Dr Heather Mortiboys PhD
Senior Research Fellow
Department of Neuroscience
Sheffield Institute of Translational Neuroscience
University of Sheffield
385a Glossop Road
Tel: +44 (0)114 2222259
I was awarded my PhD from the International Max Planck PhD Program in Dresden Germany in 2006 with the grade summa cum laude; this project focused on the ‘Influence of mitochondrial energy metabolism on cellular function: implications for neurometabolic and neurodegenerative diseases.’ After which I worked in the Neurology department at the University Hospital Dresden as a research associate on an EU funded project investigating Co-enzyme Q deficiency in patient tissue.
I joined the Neuroscience department at the University of Sheffield in 2006 to set up mitochondrial investigations in models of Parkinson’s Disease working as a postdoctoral research associate with Prof. Oliver Bandmann.
I recently became a Parkinson’s UK Senior Research Fellow based within the Sheffield Institute for Translational Neuroscience (SITraN) to continue and expand this work setting up my own laboratory.
My research interests are concerned with investigating mitochondria in neurodegenerative diseases, primarily focused on Parkinson’s Disease. This encompasses mitochondrial function, DNA, morphology and recycling. My research focuses on both trying to further the understanding of the causes of mitochondrial problems in neurodegenerative conditions and in vitro drug screening for molecules which rescue mitochondrial function in patient tissue.
I teach in the MSc courses in Translational Neuroscience, Clinical Neurology and Molecular Medicine focussing on protein assay work and basic cell biology assays, the pathogenetic mechanisms involved in Parkinson’s Disease and critical review of the literature teaching. I also teach on the undergraduate Biomedical Science course on the module the Biological Basis of Brain Disease. I enjoy training and supervising MSc and BMedSci students during their research projects.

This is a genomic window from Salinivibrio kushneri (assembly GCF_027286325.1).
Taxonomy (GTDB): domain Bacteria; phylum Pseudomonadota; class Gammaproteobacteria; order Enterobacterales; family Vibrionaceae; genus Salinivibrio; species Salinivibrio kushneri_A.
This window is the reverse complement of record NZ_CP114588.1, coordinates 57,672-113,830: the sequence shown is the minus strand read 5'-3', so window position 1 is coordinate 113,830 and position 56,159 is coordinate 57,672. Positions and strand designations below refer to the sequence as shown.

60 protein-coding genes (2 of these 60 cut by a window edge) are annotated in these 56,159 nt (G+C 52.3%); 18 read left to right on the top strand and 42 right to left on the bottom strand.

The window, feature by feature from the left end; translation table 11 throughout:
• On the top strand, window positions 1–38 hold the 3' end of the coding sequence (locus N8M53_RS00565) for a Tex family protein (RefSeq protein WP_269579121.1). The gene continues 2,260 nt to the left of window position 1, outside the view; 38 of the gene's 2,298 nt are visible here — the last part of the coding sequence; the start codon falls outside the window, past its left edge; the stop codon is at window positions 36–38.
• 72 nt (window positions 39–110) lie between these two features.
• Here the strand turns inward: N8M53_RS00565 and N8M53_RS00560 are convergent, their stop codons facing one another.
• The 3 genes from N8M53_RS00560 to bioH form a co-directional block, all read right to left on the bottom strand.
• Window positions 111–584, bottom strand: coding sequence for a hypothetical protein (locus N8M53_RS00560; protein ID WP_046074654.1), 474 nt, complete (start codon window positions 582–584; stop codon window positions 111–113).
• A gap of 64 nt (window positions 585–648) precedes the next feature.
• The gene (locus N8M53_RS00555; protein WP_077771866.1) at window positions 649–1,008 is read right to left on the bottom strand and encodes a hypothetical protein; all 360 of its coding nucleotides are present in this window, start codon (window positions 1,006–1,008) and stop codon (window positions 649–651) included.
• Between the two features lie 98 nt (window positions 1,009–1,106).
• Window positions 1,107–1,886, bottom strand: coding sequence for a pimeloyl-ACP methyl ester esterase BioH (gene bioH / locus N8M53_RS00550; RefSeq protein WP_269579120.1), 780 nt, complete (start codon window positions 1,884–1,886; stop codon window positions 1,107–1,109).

Dr Mortiboys’ research is supported by Parkinson’s UK, Newllife and the University of Sheffield.
Allen S, Duffy L, Mortiboys H, Higginbottom A, Grierson AJ, Shaw PJ (2013) SOD1 mutation leads to altered metabolic pathways for energy generation in Amyotrophic Lateral Sclerosis patient fibroblasts. Free Radical Biology and Medicine, Epub ahead of print.
Flinn LJ, Keatinge M, Bretaud S, Mortiboys H, Matsui H, De Felice E, Brown L, McTighe A, Soellner R, Allen CE, Heath PR, Milo M, Reichert AS, Köster RW, Ingham PI, Bandmann O (2013) TigarB as a novel disease-modifying target in PINK1 deficiency. Annals of Neurology, 74(6):837-47.
Mortiboys H, Aasly J, Bandmann O (2013) Ursocholanic acid rescues mitochondrial function in common forms of familial Parkinson’s disease. Brain, 136(Pt 10):3038-50
Mortiboys H, Cox A, Brock IW, Bandmann O (2013) The Parkinson’s Disease mutation LRRK2 G2019S is not increased in breast cancer patients in the absence of Parkinson’s disease. Journal of Neurology, 260(8):2177-8.
Mortiboys H, Johansen KK, Aasly JO, Bandmann O (2010). Mitochondrial impairment in patients with Parkinson disease with the G2019S mutation in LRRK2. Neurology.75(22):2017-20.
Tain LS, Mortiboys H, Tao RN, Ziviani E, Bandmann O, Whitworth AJ. (2009) Rapamycin activation of 4E-BP prevents parkinsonian dopaminergic neuron loss. Nat Neurosci. 12(9):1129-35.
Mortiboys H, Thomas KJ, Koopman WJ, Klaffke S, Abou-Sleiman P, Olpin S, Wood NW, Willems PH, Smeitink JA, Cookson MR, Bandmann O. (2008) Mitochondrial function and morphology are impaired in parkin-mutant fibroblasts. Ann Neurol. 64(5):555-65.